In 2013, sadly the most popular Christmas gift in Vietnam was rhino horn. The use of horn, as well as other rare animal products is deeply embedded in Vietnamese culture, and is a current trend of a luxury item within the country’s elite.
-WildAct Vietnam 2015
Vietnam has the tragic distinction of being the country MOST responsible for the growing demand for rhino horn. The majority of consumers are mid to upper income males, conforming to the egotistical social pressures of ‘the rarer the product, the more “valuable” or “cool” it is to have.’
Knowing the market, and being an influential businessman, Richard Branson has become an advocate and voice in the fight against horn use in the country. In September, he spent an evening in Ho Chi Minh City with the country’s elite.
“Listening to 25 of the country’s leading entrepreneurs around the table, I quickly learned how much the issue has already become part of a national conversation – one that has caused great embarrassment for a country of 90 million people that is rapidly entering the global market. But change is difficult to come by, stifled by a lack of interest in conservation issues and also by insufficient enforcement. On the upside, as I learned over dinner, younger Vietnamese seem to understand the seriousness of the problem and no longer wish to be associated with these harmful habits.” -Richard Branson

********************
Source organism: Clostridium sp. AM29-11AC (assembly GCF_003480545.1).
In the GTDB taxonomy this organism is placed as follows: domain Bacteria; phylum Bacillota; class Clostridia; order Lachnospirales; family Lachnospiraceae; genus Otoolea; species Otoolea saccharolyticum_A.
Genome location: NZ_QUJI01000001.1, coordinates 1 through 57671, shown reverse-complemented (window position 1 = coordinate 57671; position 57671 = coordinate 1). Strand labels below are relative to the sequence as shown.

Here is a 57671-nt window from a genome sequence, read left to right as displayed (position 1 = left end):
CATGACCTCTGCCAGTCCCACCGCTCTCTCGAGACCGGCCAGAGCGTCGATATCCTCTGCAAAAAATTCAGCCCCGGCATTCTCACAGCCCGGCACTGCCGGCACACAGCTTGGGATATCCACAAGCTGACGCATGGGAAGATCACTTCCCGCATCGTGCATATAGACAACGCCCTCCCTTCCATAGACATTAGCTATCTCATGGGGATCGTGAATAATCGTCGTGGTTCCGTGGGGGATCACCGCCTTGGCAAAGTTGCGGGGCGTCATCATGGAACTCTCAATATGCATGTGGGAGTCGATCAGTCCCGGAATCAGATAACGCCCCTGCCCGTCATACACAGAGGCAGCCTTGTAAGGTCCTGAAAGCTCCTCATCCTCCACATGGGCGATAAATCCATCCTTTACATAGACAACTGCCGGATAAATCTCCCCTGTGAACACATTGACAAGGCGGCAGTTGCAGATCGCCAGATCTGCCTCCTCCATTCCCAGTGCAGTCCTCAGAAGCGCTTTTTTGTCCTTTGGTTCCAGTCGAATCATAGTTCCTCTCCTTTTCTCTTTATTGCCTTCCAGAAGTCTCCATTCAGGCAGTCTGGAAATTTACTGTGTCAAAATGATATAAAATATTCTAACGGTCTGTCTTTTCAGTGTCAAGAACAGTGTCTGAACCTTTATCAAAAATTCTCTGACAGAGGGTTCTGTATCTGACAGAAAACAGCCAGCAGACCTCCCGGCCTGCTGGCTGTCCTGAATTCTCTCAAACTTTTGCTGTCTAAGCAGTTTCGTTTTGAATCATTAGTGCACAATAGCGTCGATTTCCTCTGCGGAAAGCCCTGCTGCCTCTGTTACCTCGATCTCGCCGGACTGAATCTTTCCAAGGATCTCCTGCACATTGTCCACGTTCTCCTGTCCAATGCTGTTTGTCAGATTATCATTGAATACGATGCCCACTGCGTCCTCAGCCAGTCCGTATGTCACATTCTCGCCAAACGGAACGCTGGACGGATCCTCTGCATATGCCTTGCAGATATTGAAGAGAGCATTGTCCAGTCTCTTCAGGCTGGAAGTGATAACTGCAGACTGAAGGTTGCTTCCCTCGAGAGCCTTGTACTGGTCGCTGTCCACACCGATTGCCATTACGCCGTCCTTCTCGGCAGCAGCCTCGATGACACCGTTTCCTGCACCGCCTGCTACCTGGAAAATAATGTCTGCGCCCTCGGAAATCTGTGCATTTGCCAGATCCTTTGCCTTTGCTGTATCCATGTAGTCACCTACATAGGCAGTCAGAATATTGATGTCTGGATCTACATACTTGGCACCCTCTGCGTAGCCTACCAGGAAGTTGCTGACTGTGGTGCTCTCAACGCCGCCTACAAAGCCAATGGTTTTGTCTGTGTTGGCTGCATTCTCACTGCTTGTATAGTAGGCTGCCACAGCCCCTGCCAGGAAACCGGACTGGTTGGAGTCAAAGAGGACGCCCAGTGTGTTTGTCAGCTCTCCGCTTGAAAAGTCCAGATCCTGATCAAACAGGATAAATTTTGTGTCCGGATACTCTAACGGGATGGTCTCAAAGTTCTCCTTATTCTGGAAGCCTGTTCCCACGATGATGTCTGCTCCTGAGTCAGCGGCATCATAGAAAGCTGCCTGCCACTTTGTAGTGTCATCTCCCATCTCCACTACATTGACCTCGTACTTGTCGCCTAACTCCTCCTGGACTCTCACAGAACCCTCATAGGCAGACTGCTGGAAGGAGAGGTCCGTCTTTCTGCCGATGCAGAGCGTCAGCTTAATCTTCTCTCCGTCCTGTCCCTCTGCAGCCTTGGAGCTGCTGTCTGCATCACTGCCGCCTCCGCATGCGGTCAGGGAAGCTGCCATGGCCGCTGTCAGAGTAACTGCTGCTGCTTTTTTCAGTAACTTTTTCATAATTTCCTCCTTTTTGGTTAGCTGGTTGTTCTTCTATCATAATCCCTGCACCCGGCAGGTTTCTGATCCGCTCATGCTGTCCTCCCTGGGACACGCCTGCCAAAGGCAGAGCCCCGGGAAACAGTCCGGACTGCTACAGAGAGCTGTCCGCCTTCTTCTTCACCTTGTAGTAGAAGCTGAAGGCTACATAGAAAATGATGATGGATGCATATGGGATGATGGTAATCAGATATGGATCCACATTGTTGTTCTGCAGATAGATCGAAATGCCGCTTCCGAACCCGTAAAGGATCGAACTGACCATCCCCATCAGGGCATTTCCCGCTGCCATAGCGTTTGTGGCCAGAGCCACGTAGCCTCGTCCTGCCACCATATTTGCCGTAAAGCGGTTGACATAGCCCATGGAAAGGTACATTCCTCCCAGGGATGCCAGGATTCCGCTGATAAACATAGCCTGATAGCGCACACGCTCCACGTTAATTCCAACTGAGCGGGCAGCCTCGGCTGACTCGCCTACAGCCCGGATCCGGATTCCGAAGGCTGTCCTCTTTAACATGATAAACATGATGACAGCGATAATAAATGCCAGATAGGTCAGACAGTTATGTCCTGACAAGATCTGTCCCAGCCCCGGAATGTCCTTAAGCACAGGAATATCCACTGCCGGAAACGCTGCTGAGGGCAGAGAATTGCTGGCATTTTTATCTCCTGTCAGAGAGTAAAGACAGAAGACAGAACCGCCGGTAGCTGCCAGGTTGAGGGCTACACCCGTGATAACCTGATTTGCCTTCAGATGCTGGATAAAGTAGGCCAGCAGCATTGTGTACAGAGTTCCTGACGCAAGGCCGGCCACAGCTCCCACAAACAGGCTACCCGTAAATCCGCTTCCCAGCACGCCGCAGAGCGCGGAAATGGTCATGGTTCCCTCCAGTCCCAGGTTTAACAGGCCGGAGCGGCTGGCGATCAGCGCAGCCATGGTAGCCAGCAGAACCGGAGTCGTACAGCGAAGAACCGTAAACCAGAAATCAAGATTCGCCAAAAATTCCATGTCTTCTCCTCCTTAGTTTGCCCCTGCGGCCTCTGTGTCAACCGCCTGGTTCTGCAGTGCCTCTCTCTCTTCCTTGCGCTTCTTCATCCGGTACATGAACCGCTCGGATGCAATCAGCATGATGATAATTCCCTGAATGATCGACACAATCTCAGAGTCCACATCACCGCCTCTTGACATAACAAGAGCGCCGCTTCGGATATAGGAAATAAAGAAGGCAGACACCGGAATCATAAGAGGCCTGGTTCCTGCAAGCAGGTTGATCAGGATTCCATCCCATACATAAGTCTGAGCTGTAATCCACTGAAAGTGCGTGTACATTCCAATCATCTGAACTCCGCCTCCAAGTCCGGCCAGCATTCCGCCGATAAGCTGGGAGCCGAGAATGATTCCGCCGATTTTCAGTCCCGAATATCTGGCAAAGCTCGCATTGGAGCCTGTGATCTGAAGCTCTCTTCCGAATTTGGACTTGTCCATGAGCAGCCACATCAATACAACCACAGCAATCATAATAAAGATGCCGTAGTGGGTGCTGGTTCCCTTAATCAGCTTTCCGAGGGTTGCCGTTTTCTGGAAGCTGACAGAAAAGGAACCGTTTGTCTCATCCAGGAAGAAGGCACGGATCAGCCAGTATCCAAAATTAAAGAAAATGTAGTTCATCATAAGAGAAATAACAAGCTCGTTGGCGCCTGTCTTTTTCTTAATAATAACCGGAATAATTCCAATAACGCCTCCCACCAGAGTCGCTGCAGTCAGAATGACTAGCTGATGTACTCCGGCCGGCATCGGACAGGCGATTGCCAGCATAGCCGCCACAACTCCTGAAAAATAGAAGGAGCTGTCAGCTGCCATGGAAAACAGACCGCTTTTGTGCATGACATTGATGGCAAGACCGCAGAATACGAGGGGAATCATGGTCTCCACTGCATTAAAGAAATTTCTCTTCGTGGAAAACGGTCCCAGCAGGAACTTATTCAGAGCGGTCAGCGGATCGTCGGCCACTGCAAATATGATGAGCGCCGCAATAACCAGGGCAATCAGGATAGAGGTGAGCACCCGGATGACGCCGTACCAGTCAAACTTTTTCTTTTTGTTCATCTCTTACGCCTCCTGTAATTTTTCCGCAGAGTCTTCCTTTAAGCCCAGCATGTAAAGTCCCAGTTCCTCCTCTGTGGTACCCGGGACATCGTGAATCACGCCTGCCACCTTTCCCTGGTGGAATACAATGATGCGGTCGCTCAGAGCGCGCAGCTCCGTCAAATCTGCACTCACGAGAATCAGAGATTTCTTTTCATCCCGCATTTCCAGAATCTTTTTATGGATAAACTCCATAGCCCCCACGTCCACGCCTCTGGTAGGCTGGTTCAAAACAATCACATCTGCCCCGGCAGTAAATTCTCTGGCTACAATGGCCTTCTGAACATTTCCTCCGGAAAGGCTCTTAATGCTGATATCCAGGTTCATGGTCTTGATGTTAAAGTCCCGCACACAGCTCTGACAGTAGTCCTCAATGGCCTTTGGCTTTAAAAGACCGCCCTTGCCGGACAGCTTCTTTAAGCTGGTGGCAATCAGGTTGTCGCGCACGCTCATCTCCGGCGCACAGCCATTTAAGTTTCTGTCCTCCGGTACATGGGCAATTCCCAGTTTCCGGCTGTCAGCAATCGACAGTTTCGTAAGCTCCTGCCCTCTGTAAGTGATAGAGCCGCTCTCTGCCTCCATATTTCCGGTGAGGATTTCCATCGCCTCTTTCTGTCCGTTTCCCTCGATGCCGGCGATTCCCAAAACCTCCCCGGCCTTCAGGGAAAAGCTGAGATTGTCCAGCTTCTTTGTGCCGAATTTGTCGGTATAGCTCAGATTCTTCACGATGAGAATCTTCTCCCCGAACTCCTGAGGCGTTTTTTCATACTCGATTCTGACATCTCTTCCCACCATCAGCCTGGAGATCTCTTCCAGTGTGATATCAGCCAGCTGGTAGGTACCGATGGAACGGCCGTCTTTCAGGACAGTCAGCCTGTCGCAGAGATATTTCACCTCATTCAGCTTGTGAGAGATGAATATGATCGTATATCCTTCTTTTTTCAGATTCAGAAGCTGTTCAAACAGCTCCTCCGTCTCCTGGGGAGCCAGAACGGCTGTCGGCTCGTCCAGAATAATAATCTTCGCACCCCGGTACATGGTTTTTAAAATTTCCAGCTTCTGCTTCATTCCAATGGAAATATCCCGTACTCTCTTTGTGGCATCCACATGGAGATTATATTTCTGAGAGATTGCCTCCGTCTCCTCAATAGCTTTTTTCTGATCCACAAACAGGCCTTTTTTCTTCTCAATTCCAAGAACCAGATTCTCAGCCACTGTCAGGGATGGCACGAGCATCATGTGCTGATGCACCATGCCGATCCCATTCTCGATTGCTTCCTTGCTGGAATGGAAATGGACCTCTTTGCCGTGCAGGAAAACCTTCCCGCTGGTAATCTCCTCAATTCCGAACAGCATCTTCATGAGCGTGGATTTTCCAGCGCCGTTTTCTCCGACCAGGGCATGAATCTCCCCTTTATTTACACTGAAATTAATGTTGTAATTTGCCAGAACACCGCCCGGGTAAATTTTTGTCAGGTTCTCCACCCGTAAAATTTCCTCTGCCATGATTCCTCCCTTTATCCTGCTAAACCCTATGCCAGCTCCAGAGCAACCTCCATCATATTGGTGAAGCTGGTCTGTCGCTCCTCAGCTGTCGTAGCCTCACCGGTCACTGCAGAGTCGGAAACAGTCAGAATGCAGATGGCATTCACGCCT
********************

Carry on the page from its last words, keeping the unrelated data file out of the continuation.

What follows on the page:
A campaign geared toward the business men who utilize horn.
Yet according to a survey of Vietnamese youth (15-40), conducted by our Rhino Alliance partners, WildAct, there is little understanding of animal welfare. Despite the conservation education campaigns that have been introduced, there are a great deal of Vietnamese youth still wanting to own wildlife products.
It is difficult to obtain true numbers indicating actual growth or decline in usage, but the number of poached rhinos this year is at an all time high, with at least 1500 poached in 2015.
Wildlife consumption and use is a social event in the country. It is a matter of changing tradition and trends. To better understand the difficulty of this, imagine if turkeys became endangered; could we convince people to stop consuming them every November?
In the meantime, how many rhino horns will be gifted this Christmas? How much longer can they sustain the slaughter and demand?
The silver lining is that in WildAct’s survery, nearly 98% of the youth agree the government should do more for wildlife conservation. Continued education and empowering the youth is the key to curbing the demand.
Investec supports a program for youth ambassadors for wildlife in Vietnam.